Wet electrical outlets pose a serious risk in your home. Taking immediate steps can reduce risks and allow you time to replace or repair the affected outlet. These tips can help you decide how to manage a wet outlet in your home.
GFCI Outlet Shutoff
GFCI, or ground fault circuit interrupter, outlets are designed to shut off when the flow of electric is interrupted. The shutoff is automatic and can occur when small amounts of water, such as humidity in the bathroom, enters the outlet.
Turning the outlet off can help prevent water damage caused by excess humidity. To shut off a wet GFCI outlet manually, press the reset and test buttons simultaneously. Test the outlet with a voltage meter to ensure the outlet is off. More severe water damage requires taking additional steps.
Water causes an interruption that makes the outlet quit working, but the wires connected to the outlet may carry a live electrical current. The live current poses both an electrocution hazard and a fire risk. To minimize risks, you need to turn the power off at the breaker box as quickly as possible.
Breaker Box Shutoff
Shutting the power off at the breaker box is recommended when you have a wet outlet, even if the outlet is GFCI-rated and has already stopped working. If your breakers are labeled, just flip the appropriate breaker to the off position to stop the electrical current from flowing to the wet outlet.
Unlabeled breakers require flipping the breakers off until you find the right one. Test the outlet with a voltage meter to ensure the right breaker is turned off, or call a professional for assistance in finding the right breaker. Do not remove, use, or repair the outlet if you aren’t positive the appropriate breaker is switched to the off position.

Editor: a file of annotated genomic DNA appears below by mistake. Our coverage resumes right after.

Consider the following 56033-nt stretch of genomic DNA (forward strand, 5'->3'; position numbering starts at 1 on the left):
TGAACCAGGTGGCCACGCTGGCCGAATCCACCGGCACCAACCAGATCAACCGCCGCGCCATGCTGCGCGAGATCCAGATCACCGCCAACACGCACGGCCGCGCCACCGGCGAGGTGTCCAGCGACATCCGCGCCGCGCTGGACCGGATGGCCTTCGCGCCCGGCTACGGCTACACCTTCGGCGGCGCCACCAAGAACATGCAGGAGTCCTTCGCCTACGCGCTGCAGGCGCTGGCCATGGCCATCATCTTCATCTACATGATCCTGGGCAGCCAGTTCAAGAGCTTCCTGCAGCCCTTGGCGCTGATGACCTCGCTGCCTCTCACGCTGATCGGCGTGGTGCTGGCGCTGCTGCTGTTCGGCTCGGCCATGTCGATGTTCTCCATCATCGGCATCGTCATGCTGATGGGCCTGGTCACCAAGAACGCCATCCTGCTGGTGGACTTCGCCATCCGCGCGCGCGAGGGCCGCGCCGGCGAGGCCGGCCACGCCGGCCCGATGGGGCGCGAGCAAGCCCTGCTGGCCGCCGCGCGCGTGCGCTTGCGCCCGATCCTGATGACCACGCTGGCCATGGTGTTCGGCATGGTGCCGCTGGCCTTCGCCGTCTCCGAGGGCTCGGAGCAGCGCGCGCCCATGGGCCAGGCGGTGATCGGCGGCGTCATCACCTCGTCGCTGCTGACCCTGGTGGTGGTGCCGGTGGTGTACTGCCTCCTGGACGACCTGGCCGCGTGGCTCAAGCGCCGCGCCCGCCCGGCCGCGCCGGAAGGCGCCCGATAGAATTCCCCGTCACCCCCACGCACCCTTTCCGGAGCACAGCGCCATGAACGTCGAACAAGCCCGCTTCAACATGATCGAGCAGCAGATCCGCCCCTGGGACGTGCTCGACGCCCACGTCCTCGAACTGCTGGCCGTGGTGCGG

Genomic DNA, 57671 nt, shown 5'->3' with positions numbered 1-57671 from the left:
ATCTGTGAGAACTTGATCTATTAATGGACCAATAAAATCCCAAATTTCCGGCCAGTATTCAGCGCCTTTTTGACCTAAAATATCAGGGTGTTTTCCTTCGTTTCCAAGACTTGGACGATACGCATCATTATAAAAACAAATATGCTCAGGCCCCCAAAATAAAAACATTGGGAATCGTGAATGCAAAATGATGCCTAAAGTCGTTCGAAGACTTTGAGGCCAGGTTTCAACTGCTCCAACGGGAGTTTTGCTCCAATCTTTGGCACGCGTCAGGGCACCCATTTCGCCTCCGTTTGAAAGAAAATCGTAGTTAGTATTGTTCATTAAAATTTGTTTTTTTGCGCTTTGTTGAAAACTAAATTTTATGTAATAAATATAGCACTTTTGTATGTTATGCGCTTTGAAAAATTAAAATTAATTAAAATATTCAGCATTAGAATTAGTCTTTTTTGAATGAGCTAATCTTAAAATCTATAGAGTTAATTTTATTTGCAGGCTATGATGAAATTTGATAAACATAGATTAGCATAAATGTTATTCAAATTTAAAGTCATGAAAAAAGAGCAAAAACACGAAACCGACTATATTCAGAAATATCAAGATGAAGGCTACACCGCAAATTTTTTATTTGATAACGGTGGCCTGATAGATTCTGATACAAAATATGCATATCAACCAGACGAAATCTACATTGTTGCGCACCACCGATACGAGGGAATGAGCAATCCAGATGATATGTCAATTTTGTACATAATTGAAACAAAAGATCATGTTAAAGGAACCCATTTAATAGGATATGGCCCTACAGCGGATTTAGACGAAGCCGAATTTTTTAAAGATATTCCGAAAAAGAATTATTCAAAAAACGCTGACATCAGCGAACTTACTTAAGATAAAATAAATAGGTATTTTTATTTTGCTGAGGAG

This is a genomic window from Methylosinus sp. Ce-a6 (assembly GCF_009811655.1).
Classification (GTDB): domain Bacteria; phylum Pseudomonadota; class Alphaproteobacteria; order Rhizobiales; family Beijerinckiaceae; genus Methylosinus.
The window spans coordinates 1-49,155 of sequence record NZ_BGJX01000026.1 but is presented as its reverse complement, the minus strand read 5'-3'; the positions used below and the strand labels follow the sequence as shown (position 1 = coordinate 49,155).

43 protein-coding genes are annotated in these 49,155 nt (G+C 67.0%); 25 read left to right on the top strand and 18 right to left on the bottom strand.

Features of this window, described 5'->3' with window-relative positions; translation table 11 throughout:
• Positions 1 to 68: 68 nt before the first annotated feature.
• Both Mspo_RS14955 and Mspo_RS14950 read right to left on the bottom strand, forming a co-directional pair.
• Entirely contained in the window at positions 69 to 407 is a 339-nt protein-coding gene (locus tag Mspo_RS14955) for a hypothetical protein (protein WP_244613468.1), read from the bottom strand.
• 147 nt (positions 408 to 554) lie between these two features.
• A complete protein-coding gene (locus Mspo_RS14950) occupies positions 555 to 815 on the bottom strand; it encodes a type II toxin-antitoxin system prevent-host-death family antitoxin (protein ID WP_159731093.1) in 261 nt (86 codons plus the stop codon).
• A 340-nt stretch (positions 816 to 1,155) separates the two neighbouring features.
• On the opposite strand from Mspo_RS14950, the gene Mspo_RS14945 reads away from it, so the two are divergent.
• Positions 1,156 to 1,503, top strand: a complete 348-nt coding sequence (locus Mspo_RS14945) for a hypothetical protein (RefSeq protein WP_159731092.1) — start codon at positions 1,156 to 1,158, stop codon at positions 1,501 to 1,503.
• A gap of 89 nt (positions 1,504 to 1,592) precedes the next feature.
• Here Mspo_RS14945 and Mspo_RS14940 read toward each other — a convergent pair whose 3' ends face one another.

If several outlets have water damage, consider turning the power off at the main breaker. The main breaker is typically located in a breaker box on your electric pole. Do not attempt to flip the main breaker unless you are familiar with its location to prevent potentially serious injuries.
Should My AC Unit Be Wet?
While air conditioner units do sometimes drip water due to condensation, they should not be dripping water onto an outlet or into sensitive areas of the unit. Because condensation is expected, you must be extra careful to ensure that your AC system is set up correctly and will not become an electrical hazard. If you live in the Austin area, the team at Bryant Electric & AC is well versed in electrical and AC maintenance, so you can rest assured knowing that your tech can handle any problems, whether it has to do with your cooling system or electrical setup.
You can check out our Air Conditioning page to learn more.
How to Dry Out an Outlet
Typically, it is best to replace outlets that are damaged by water, especially when outlets exposed to significant amounts of water. If your home is flooded, consider turning the power off at the main breaker until the damage is professionally assessed.
If you need further assistance, the electricians at Bryant Electric Services in Austin, Texas can help you assess damage and make the necessary repairs for a safer home electrical system. Contact us today or use our easy job scheduler to reserve an appointment:Schedule Service